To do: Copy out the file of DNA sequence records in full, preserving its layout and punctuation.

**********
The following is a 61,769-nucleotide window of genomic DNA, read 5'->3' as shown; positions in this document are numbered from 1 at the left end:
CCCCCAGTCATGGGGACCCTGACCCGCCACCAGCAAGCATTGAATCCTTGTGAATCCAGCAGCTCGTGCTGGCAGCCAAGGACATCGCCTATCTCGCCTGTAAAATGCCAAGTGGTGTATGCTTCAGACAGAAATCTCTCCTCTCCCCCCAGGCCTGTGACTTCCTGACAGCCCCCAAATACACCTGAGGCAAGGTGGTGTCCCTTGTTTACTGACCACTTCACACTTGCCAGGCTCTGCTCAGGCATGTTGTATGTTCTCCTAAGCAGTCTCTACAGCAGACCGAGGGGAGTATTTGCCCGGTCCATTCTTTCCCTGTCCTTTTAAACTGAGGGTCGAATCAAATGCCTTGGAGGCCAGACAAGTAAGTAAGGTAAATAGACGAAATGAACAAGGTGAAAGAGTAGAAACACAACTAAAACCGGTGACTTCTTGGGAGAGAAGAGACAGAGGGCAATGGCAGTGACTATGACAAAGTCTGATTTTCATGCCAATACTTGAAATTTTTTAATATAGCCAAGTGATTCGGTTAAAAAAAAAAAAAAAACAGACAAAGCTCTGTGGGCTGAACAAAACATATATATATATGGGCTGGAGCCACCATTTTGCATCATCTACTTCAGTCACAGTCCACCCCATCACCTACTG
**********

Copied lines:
The following is a 61,769-nucleotide window of genomic DNA, read 5'->3' as shown; positions in this document are numbered from 1 at the left end:
CCCCCAGTCATGGGGACCCTGACCCGCCACCAGCAAGCATTGAATCCTTGTGAATCCAGCAGCTCGTGCTGGCAGCCAAGGACATCGCCTATCTCGCCTGTAAAATGCCAAGTGGTGTATGCTTCAGACAGAAATCTCTCCTCTCCCCCCAGGCCTGTGACTTCCTGACAGCCCCCAAATACACCTGAGGCAAGGTGGTGTCCCTTGTTTACTGACCACTTCACACTTGCCAGGCTCTGCTCAGGCATGTTGTATGTTCTCCTAAGCAGTCTCTACAGCAGACCGAGGGGAGTATTTGCCCGGTCCATTCTTTCCCTGTCCTTTTAAACTGAGGGTCGAATCAAATGCCTTGGAGGCCAGACAAGTAAGTAAGGTAAATAGACGAAATGAACAAGGTGAAAGAGTAGAAACACAACTAAAACCGGTGACTTCTTGGGAGAGAAGAGACAGAGGGCAATGGCAGTGACTATGACAAAGTCTGATTTTCATGCCAATACTTGAAATTTTTTAATATAGCCAAGTGATTCGGTTAAAAAAAAAAAAAAAACAGACAAAGCTCTGTGGGCTGAACAAAACATATATATATATGGGCTGGAGCCACCATTTTGCATCATCTACTTCAGTCACAGTCCACCCCATCACCTACTG